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The Peter Wallenberg WASH Project

The Peter Wallenberg Wash Project has had the goal of changing living conditions in three areas: better access to clean water, better health and better levels of hygiene. The project has achieved these goals by drilling new boreholes and rehabili- tating existing wells, forming water point committees, and training mechanics who are responsible for the long-term operation of the boreholes. In addition, the project has trained people in hygiene and has got them to dig toilets and acquire hand-washing facilities.

In the 19 villages where the project has been carried out only 70 % of the inhabitants fetched water from a drilled or dug well. According to the government’s recommen- dations, there should be one well per 250 people, but in the villages where the Peter Wallenberg Wash Project was carried out more than 550 people were previously forced to share water from one well. The project has therefore drilled 16 new boreholes and rehabilitated 32 boreholes that were already in the area but had stopped working.

Trained in maintenance

For a borehole to work continuously for many years it must be very clear who has the responsibility for taking care of it. Therefore the project has formed water point committees and given water point mechanics the responsibility of maintaining the boreholes.

When the project started there were far too few latrines. In the villages where the Peter Wallenberg Wash Project was carried out, only 70 % of the inhabitants had access to a pit latrine at the start, and it was not unusual that two to seven families shared each latrine. In order to change the conditions, the project has carried out information campaigns to show how important it is to have one’s own latrine and to wash hands after every visit and before each meal. The aim has been for the communities to be declared Open Defecation Free, i.e. that all families have their own latrine. This has re- sulted in several hundred villagers having latrines and the facilities to wash their hands.

Three projects in cooperation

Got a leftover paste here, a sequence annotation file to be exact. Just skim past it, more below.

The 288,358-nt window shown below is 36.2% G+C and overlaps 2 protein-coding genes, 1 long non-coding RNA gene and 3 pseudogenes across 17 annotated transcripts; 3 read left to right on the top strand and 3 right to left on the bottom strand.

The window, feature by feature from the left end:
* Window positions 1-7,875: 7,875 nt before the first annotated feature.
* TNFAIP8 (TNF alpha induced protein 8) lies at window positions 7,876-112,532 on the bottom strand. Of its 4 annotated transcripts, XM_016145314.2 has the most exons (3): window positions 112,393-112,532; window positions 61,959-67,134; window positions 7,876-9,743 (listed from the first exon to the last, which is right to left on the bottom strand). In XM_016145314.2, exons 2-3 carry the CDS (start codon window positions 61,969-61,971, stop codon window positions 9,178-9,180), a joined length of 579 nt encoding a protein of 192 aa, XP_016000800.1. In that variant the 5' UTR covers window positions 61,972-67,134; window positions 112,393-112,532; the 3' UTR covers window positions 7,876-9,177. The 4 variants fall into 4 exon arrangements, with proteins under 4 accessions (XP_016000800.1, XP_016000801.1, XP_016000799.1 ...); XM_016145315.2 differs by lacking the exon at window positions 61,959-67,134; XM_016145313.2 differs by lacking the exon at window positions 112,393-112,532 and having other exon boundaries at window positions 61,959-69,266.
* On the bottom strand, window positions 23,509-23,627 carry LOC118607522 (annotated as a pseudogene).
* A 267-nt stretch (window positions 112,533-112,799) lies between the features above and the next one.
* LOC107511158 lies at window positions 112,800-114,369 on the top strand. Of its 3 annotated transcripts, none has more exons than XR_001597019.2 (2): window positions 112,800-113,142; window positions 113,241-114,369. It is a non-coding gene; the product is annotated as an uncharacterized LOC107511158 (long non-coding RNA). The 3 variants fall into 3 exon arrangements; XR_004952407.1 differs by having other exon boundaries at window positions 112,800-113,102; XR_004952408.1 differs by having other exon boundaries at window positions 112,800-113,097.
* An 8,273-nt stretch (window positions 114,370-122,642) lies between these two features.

The Peter Wallenberg Wash Project has been integrated with two other projects that have been financed from Sweden. One is a borehole project that has been financed by Water for All Sweden. Through this project, ADRA Malawi has been able to drill a further six boreholes. The other is a development project for women that has been carried out by ADRA Malawi with funds from ADRA Sweden and the Swedish Mission Council/SIDA.

Thanks to the collaboration between the three projects, a substantial change has been achieved in the villages in question.

Collaboration with several stakeholders

In most of the villages in the region, there are other relief organisations working on increasing the knowledge of the people and strengthening communities. The project has worked closely with these organisations, and also with a number of government ministries, especially with the Department of Water Development and with the Ministry of Health.

In the Peter Wallenberg Wash Project and the Enhanced Livelihood for Gender Empowerment Project, a method of knowledge transfer and needs analysis called REFLECT (Regenerated Freirean Literacy through Empowering Community Techniques) has been used. A REFLECT Circle is formed in each village with the help of a trained villager. The circle’s members are chosen by the whole village. Its task is to extend the villagers’ knowledge horizon and to help them not only to see what needs to be changed in the village, but also to enable them to carry out the changes themselves.

The REFLECT circles act as catalysts, engaging whole villages in change manage- ment and driving the work of building better infrastructure and a stronger commu- nity. The projects have in that respect provided the people with greater opportunities for getting an income and influence over their own lives, together with the power to change them.